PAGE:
For the second time in two seasons, the Chicago Bears were flat coming out of their bye week, this time against the Tampa Bay Buccaneers. The 36-10 blowout loss was not only embarrassing but appears to be the fatal blow to the 2016 season.
Despite another year void of a playoff appearance, with seven games left in the regular season, there’s still plenty to watch. Many jobs, in particular within the coaching staff, are on the line. Couple that with the development of youth and there are more than enough reasons to watch the final seven games, even if they aren’t pretty.
On the bright side, the Bears are currently slotted to pick 4th in the upcoming draft.
Here are five things to watch for in the Week 11 matchup against the New York Giants.
Jekyll and Hyde showed up on the field once again on a warm day in Tampa Bay. After missing five straight weeks with a thumb injury, Cutler was sharp and very impressive against the Vikings in his return before the bye.
Week 10 told a completely different story, in which he had three first-half turnovers, including a pick-six to former teammate Chris Conte.
As many have cautioned before, Cutler consistency on a week-to-week basis will never materialize. Judging a player from one game, good or bad, is shortsighted but the problem is, most have been taking that same approach with Cutler since his arrival nearly eight full seasons ago.
At this point, it seems highly likely the Bears will move in a different direction at quarterback this coming off-season but Cutler is still worth watching, mainly because any trade value he might still have will either be demolished or maintained in these final seven games.
The secondary continues to be a sizable issue for Chicago's defense. Youth and inexperience have played a large factor but high-upside youngsters like Deiondre' Hall and Bryce Callahan can’t stay on the field, while Adrian Amos and Cre’Von LeBlanc have not taken significant steps forward of late.
Hall is expected to miss at least a few more weeks but Callahan should be inching closer to a return, possibly this Sunday. Going into the off-season, the defensive staff will have plenty of decisions to make in the secondary but if their cast of young defensive backs are unable stake their claim to a starting spot, GM Ryan Pace is going to be spending a lot of resources in that department.
This week will be another big test, as they will face a top-flight passing attack featuring All-Pro receiver Odell Beckham Jr. and rookie Sterling Shepard.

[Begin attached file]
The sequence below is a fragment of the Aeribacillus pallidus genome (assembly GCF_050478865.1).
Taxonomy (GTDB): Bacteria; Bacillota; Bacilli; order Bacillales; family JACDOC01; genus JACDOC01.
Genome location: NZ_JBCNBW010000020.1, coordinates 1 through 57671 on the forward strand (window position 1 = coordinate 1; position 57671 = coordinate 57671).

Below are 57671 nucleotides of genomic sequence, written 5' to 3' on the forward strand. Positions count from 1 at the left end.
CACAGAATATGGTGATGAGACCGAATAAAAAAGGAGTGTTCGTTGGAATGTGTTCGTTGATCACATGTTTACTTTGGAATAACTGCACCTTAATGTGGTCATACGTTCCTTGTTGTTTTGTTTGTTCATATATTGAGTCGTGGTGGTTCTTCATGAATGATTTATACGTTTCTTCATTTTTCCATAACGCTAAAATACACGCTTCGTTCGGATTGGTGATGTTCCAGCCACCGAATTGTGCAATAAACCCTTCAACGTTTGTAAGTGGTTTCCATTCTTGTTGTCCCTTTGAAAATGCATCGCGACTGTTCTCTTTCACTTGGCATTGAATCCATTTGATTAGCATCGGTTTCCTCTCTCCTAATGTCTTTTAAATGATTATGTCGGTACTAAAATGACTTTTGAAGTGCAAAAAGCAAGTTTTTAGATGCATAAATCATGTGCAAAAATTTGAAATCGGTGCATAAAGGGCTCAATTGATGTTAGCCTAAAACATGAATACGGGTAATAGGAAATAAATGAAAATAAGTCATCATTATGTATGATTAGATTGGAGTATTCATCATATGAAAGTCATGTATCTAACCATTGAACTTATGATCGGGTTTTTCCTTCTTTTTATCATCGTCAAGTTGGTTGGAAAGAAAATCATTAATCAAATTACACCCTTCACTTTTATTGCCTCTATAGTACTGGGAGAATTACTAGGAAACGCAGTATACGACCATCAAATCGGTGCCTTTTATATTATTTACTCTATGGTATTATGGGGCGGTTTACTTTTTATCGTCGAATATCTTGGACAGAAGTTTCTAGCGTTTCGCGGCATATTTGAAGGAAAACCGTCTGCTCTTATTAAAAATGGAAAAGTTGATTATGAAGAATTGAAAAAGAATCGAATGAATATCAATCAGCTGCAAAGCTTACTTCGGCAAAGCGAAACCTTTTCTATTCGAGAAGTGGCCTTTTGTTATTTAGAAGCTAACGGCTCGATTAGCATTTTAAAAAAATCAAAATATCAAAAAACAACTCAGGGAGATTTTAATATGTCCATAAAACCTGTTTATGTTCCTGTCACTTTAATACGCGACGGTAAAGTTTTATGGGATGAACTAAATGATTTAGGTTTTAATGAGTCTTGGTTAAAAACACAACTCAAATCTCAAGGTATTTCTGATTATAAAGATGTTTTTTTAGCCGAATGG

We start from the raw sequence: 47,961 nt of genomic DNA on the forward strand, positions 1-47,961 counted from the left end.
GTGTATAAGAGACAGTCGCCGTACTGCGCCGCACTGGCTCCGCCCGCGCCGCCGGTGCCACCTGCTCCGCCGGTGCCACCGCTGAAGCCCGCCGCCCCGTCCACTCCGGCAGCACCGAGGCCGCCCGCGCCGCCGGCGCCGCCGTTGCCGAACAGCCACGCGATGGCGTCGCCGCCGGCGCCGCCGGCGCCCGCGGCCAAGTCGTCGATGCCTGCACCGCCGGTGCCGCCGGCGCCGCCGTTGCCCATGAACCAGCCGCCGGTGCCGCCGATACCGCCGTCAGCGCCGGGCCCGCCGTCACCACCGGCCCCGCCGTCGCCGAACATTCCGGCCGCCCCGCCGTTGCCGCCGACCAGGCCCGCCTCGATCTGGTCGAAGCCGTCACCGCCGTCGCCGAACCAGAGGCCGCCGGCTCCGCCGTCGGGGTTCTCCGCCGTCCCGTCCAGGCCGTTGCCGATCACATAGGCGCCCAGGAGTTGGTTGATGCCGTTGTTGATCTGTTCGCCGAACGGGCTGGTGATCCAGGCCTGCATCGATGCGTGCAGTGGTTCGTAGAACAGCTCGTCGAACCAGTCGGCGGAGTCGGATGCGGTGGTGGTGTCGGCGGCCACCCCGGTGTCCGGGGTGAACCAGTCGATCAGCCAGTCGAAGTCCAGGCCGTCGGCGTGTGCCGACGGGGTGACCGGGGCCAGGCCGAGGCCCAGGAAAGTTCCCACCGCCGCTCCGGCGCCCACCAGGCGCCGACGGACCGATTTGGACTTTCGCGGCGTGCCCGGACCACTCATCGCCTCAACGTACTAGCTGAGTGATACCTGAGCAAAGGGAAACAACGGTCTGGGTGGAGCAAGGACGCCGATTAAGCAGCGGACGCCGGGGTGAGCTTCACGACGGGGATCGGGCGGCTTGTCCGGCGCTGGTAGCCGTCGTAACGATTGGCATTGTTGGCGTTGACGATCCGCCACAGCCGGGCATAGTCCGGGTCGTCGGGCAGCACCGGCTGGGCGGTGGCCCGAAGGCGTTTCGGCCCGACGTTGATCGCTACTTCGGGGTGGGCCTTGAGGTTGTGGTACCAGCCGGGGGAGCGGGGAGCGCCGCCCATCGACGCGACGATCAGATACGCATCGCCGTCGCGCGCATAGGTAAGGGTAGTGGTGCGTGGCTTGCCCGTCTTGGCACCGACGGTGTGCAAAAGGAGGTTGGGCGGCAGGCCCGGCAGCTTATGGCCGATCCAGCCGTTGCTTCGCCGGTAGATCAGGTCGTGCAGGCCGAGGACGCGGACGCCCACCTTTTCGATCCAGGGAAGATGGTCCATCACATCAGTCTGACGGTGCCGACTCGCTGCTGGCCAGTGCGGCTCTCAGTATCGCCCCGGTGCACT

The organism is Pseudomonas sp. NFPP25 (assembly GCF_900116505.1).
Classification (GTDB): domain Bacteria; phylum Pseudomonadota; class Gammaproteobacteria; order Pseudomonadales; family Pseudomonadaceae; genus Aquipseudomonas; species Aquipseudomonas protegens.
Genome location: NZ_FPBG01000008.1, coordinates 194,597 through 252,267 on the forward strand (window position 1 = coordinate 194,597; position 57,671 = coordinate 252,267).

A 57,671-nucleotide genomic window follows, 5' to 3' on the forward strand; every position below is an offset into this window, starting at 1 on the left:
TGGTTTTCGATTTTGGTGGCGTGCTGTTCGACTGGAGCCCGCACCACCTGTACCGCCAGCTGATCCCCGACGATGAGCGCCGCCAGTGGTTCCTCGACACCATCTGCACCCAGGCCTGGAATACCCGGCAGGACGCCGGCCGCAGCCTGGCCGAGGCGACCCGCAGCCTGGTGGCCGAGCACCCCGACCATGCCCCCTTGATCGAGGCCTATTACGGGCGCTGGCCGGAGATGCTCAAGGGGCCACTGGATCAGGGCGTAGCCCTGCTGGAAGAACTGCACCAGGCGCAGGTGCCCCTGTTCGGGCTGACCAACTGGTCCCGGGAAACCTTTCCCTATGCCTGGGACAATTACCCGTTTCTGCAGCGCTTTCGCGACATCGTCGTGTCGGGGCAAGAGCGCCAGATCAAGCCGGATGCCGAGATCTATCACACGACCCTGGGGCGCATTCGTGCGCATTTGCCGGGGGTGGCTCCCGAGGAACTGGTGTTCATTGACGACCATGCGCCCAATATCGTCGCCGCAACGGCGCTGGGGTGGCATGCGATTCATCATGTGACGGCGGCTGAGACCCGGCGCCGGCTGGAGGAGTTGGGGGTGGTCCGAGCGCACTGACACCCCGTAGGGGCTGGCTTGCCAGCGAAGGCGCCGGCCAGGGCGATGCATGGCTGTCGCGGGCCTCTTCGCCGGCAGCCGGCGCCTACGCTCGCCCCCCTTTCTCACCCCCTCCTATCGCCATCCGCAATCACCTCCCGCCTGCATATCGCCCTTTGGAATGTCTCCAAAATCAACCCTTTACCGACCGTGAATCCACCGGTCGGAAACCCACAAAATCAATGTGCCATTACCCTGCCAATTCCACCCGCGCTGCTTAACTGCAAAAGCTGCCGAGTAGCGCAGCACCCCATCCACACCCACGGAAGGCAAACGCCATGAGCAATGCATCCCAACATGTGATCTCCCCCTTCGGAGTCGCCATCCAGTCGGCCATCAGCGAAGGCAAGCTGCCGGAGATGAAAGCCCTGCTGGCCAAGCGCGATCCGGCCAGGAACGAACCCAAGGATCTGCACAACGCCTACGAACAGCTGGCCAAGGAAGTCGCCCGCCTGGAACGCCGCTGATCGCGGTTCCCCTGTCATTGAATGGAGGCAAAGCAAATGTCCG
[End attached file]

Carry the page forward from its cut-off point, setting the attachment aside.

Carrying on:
Game experience is always a good measuring stick but someone desperately needs to step up on the back end.
Since the departure of former special teams coach Dave Toub, the Bears’ special team unit has been in total free fall. The team currently ranks 27th or worse in the NFL in kick return average (27th), gross punt average (28th), net punt average (28th), opponent punt return average (32nd), opponent gross punt average (29th) and opponent net punt average (28th).
Whether it has been poor coverage units or return plays resulting in negative yardage, it’s something that needs considerable attention.
Connor Barth has finally leveled out, which is a positive sign moving forward, but punter Pat O’Donnell and the bulk of the team’s core special teamers are still struggling and need to find a way to create something positive.
Offensive Play Calling
After his best-called game of his career against the Vikings, offensive coordinator Dowell Loggains regressed at an alarming rate last Sunday against the Buccaneers.
Week 9 featured balanced play calling, as 29 of the 60 offensive plays were runs. Week 11 was much more skewed toward the passing attack, which included benching Jordan Howard, once again, for the majority of the second half after a fumble late in the second quarter.
Keep in mind, Howard was averaging 6.5 per carry and had over 80 yards before the half, yet received just three total carries in the second half.
With John Fox’s future on the line, his assistants are on the fence with him. While Fox is likely to get a third year, Loggains’ ability as an offensive coordinator is worth monitoring in the final stretch of the season, especially if they plan on developing a rookie quarterback in 2017.
There was a lot of positivity at Halas Hall coming out of the bye week, as the Bears were finally approaching full health.
Sunday afternoon’s bloodbath in Tampa Bay reaped even more injuries. Those injuries include RG Kyle Long and DL Will Sutton, who were both placed on Injured Reserve this week. RT Bobby Massie is still in the concussion protocol, NT Eddie Goldman re-injured his ankle and DL Mitch Unrein hasn't practiced due to a back injury.
In addition, Alshon Jeffery was suspended four games this week for PED use, creating an even steeper uphill climb for the Bears going forward.
A Few Thoughts
- Who starts at nose tackle? With Sutton on IR, Goldman suffering a “setback” and Unrein not practicing, the Bears are currently down to four healthy defensive lineman. Akiem Hicks is going to see even more reps on Sunday, while DC Vic Fangio will be relying heavily on Cornelius Washington and rookie Jonathan Bullard.
- Who will emerge as Chicago's No. 1 receiver? Marquess Wilson was activated off PUP this week but will likely be rusty, meaning Cameron Meredith or Eddie Royal will be relied upon heavily over the next four weeks.
- To win or to tank? The Bears currently sit 4th overall in the draft order, which is a premium slot. It’s unlikely they'll win out, meaning playoffs are out of the question. Losses hurt but piling up "Ls" might be the best team for the Bears in the long-term.